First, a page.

Tim Johnson introduced today’s speaker, Aditya Pandey – who is a neurosurgeon and an associate professor of Neurological Surgery, Otolaryngology and Radiology at the University of Michigan. He is one of two neurosurgeons in the Ann Arbor region who are trained to perform both open surgeries and endovascular radiological procedures when treating brain blood vessel related diseases. His topic today was about “Transformative Brain Bleed Treatment: Innovating to Improve Patient Outcomes and Save Lives.” One year ago today, our own Jody Tull suffered a massive stroke. Her care and treatment were led by Dr. Pandey.

Dr. Pandey thanked Jody and her family for helping to propel their work on brain bleeds. He passionately shared with us how devastating a brain bleed can be on a person. To provide a specific example, Dr. Pandey talked about a 48 year old mom/wife who presented with a ruptured aneurysm. She was hospitalized for a month, but her treatment and care went on for many months. Her journey was amazing, and she was fortunate.

To deliver the best surgical and medical care is to understand why brain injury occurs and sometimes worsens. The Michigan Neurosurgeon team is leading efforts in providing the treatments of brain. They continue to research the best “next steps” to care for the brain when a bleed occurs. The first world brain bleed conference took place in Ann Arbor in 2005. We hosted the same conference in 2017. It’s a world conference representing many parts of the world. Interestingly, brain bleeds are more prevalent in Asian Nations.

Some statistics of bleeding in the brain from ruptured brain aneurysms:

  • US – 35,000
  • World – 500,000
  • 2/3 in of these are in third world nations who do not have sufficient medical capabilities to treat
  • There may be one neurosurgeon for 1 million people.

Many brain bleeds continue to swell and add pressure even when the blood clot is removed successfully. In this case, toxins are released in the brain and cause build-up of fluid. The individuals will suffer from confusion and stroke-like systems. After 20 years of work, it was determined that the culprit seems to be that when the red blood cells streams out into the brain, eventually, that red blood cell dies. When that cell dies, its inner contents are released in the brain. Also, medications are typically prescribed post-surgery. Iron in these medications has been shown to increase swelling as well.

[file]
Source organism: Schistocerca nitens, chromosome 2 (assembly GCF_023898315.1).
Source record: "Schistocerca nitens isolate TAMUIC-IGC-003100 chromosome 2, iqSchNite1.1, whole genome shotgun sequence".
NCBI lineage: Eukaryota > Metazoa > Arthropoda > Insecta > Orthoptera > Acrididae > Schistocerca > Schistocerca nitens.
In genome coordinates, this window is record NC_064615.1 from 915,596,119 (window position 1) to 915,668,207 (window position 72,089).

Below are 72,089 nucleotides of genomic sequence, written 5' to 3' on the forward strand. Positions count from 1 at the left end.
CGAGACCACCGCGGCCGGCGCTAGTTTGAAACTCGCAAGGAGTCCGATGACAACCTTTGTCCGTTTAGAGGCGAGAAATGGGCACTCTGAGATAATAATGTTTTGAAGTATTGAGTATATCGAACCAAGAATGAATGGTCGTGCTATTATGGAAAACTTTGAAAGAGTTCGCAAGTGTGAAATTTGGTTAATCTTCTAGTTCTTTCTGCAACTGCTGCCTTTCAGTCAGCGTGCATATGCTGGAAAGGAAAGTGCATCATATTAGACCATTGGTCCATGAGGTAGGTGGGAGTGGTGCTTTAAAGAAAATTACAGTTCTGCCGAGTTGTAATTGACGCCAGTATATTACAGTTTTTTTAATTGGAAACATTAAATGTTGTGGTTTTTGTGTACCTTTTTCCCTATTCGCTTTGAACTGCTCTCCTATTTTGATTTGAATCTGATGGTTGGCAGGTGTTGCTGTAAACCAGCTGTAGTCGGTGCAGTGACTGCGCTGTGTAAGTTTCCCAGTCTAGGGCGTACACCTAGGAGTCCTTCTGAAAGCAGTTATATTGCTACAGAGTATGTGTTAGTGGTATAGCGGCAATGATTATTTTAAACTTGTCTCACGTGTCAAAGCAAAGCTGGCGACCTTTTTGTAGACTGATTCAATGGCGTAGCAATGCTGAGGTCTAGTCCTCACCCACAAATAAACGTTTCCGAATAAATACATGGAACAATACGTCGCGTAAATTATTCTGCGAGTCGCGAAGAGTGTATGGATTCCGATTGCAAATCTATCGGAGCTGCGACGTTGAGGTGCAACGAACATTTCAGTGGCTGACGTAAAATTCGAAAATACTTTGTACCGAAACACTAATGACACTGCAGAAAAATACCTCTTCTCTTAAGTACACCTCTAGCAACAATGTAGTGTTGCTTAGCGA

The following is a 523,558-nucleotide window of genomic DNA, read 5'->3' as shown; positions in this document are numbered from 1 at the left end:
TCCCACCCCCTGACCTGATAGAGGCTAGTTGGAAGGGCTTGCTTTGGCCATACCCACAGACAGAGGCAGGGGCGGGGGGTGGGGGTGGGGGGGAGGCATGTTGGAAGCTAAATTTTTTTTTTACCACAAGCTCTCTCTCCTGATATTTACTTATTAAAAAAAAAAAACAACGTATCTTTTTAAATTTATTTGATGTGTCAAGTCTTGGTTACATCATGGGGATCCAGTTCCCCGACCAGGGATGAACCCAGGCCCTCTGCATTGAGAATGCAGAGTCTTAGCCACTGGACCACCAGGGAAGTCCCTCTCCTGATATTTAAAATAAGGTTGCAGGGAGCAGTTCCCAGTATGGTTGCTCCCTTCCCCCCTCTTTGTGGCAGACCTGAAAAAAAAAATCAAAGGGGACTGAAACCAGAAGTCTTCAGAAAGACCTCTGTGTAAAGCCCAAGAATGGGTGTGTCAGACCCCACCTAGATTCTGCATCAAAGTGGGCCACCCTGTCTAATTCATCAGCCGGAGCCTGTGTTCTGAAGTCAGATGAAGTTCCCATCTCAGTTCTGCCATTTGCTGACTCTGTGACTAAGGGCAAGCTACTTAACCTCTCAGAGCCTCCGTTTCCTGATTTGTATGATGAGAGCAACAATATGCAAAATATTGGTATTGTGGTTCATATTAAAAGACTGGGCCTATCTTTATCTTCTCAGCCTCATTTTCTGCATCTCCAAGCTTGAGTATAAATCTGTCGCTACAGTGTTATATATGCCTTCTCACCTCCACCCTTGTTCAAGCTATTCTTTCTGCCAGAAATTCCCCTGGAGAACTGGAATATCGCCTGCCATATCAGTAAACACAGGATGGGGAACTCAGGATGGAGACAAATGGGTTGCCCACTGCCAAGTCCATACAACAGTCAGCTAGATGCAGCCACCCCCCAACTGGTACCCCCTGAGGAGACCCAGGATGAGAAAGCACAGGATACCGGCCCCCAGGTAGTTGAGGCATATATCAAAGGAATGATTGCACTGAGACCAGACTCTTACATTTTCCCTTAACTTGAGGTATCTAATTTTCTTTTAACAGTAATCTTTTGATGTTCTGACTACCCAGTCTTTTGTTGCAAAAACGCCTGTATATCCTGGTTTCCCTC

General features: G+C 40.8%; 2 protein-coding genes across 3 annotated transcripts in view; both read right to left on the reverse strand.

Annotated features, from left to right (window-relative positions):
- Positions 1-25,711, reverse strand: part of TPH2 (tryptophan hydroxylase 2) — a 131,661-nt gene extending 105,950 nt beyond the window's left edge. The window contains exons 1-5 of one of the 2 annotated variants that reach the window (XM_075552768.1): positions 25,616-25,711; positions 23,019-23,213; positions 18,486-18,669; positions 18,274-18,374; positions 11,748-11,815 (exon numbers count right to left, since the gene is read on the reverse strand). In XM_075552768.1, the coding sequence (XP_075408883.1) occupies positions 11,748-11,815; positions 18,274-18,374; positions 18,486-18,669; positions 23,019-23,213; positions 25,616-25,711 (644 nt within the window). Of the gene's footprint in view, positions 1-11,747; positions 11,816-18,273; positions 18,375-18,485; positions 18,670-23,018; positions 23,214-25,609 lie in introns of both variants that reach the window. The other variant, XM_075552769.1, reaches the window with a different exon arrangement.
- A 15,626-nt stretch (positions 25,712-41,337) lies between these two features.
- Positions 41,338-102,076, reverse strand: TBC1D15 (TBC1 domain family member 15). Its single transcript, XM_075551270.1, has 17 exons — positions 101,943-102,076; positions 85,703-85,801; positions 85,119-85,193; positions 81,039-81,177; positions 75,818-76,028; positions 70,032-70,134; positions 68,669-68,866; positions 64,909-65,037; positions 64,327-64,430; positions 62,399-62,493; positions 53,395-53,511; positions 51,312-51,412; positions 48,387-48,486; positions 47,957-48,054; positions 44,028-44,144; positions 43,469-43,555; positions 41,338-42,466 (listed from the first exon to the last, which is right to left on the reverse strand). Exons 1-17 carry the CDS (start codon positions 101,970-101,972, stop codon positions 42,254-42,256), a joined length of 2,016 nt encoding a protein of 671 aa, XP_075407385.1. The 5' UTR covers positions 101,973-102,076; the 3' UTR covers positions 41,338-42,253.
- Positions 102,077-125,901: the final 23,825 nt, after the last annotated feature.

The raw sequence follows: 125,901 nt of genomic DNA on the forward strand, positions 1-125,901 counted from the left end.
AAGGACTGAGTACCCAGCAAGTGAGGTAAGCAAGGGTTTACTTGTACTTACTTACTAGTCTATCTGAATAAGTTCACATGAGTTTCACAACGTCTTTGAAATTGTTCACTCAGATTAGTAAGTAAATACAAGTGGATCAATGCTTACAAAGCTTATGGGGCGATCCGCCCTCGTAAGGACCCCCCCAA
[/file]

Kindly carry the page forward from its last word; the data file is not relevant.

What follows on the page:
The conclusion is that iron is the bad actor. Medications that binds iron (reverses the effects) and reduces inflammation are now being prescribed. These medicines (Deferoxamine, Minocycline, Conoidin A, CD47 blocking Ab) are improving the lives of those affected from bleeding in the brain throughout the world.

The goal and next steps are to understand the role of these promising medical therapies. This will occur through randomized controlled trials in combination with multiple other centers. Costs for this run from $7 – 20 million dollars funded by the Federal Government. The majority of the costs is related to getting patients these supplies. The potential of these medications can transform brain bleeds around the world. The medication must show preliminary data that the medical therapies have promise for positive results. The Dept. of Neurosurgery has been supporting time of faculty in these trials as to reduce costs ($300,000 to $500,000).

To learn more about brain bleed research, contact Kirsten Petriches, Assistant Director of Development, Neurosciences, kagwiz@med.umich.edu.

 

Next Week’s Speaker

Jimena Loveluck, Washtenaw County Health Officer will be speaking on “Washtenaw County Covid-19 Status”

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President Pierson closed today’s meeting with a quote form Samuel Taylor Coleridge: “He is the best physician who is the most ingenious inspirer of hope.”  She rang the bell at 1:30 but many people stayed on the line for Q&A with Dr. Pandey.